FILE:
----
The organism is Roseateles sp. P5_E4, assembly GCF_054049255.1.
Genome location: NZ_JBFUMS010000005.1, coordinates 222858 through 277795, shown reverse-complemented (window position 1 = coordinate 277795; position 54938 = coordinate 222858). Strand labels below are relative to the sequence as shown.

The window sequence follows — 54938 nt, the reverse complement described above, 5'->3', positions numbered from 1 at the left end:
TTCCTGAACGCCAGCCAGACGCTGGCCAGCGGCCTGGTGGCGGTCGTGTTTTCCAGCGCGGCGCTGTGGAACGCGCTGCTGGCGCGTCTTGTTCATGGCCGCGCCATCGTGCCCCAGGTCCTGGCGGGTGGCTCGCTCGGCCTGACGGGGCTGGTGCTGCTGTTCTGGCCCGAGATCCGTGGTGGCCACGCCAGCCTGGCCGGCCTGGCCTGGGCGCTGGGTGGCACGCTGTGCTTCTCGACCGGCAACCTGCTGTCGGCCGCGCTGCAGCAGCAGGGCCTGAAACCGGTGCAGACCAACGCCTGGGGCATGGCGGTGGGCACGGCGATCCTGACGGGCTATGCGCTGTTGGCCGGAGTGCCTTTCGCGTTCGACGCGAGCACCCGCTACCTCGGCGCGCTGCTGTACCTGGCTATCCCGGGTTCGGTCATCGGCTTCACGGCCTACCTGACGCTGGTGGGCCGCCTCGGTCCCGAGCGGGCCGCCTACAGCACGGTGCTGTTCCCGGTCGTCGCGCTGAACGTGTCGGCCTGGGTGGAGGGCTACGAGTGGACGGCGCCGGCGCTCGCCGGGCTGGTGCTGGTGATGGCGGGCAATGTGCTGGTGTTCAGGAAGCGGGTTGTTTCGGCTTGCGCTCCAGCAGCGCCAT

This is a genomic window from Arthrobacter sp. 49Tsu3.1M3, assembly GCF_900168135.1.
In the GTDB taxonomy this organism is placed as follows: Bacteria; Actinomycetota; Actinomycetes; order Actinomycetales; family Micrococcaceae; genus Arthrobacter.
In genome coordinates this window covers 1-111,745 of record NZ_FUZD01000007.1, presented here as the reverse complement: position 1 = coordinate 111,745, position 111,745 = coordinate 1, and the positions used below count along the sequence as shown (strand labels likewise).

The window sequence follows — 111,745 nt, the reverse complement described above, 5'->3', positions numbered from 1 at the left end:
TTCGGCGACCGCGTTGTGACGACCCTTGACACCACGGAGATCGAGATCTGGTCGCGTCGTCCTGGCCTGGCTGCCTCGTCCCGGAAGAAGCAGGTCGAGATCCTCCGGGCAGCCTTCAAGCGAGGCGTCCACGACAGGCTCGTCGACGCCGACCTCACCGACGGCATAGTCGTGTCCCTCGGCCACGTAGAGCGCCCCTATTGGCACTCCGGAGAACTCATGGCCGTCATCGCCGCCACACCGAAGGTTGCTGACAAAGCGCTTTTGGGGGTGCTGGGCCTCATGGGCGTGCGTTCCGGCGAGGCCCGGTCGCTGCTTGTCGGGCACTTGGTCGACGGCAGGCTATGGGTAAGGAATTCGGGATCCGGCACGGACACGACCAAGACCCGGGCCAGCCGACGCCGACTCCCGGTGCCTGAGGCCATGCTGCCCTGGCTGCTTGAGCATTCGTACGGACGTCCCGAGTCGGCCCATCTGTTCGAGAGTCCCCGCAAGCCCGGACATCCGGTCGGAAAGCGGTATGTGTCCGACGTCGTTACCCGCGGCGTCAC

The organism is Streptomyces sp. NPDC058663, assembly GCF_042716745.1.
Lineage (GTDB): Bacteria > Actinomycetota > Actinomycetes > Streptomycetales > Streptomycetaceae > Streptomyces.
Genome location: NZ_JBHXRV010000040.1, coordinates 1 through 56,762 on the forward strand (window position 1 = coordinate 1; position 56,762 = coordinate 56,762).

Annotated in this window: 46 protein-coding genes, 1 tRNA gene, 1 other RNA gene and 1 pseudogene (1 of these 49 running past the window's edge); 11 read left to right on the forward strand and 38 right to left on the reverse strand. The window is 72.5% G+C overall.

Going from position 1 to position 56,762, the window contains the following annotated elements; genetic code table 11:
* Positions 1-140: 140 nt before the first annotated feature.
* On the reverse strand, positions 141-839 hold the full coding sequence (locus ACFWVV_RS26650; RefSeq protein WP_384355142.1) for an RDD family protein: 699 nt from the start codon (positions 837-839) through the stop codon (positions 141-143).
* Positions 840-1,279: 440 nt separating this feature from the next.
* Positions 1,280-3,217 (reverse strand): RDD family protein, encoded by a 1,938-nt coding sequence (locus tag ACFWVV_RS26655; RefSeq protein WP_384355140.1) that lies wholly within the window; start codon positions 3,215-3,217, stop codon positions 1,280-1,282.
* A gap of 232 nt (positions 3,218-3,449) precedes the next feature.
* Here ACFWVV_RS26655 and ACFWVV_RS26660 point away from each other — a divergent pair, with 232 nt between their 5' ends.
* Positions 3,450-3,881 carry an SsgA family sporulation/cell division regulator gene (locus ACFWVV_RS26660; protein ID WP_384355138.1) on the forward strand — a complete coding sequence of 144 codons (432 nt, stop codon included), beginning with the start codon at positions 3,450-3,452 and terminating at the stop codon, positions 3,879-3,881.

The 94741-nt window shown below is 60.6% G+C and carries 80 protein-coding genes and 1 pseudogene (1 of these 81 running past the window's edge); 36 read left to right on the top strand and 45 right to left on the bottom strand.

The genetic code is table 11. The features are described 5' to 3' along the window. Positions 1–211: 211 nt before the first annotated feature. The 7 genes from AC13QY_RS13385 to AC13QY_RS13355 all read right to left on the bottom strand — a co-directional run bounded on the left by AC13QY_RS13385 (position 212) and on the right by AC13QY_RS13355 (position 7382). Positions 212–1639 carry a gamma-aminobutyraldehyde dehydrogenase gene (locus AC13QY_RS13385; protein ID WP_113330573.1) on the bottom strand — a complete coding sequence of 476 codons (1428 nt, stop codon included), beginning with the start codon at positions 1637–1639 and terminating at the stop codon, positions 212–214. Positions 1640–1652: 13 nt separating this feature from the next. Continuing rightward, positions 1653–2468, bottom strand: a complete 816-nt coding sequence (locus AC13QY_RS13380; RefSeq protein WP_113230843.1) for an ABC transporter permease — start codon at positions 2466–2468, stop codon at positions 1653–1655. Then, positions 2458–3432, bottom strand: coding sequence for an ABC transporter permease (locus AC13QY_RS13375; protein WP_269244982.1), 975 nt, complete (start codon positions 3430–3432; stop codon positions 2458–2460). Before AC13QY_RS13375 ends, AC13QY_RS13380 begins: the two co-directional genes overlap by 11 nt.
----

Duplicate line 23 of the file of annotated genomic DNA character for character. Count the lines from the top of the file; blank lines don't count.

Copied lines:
The genetic code is table 11. The features are described 5' to 3' along the window. Positions 1–211: 211 nt before the first annotated feature. The 7 genes from AC13QY_RS13385 to AC13QY_RS13355 all read right to left on the bottom strand — a co-directional run bounded on the left by AC13QY_RS13385 (position 212) and on the right by AC13QY_RS13355 (position 7382). Positions 212–1639 carry a gamma-aminobutyraldehyde dehydrogenase gene (locus AC13QY_RS13385; protein ID WP_113330573.1) on the bottom strand — a complete coding sequence of 476 codons (1428 nt, stop codon included), beginning with the start codon at positions 1637–1639 and terminating at the stop codon, positions 212–214. Positions 1640–1652: 13 nt separating this feature from the next. Continuing rightward, positions 1653–2468, bottom strand: a complete 816-nt coding sequence (locus AC13QY_RS13380; RefSeq protein WP_113230843.1) for an ABC transporter permease — start codon at positions 2466–2468, stop codon at positions 1653–1655. Then, positions 2458–3432, bottom strand: coding sequence for an ABC transporter permease (locus AC13QY_RS13375; protein WP_269244982.1), 975 nt, complete (start codon positions 3430–3432; stop codon positions 2458–2460). Before AC13QY_RS13375 ends, AC13QY_RS13380 begins: the two co-directional genes overlap by 11 nt.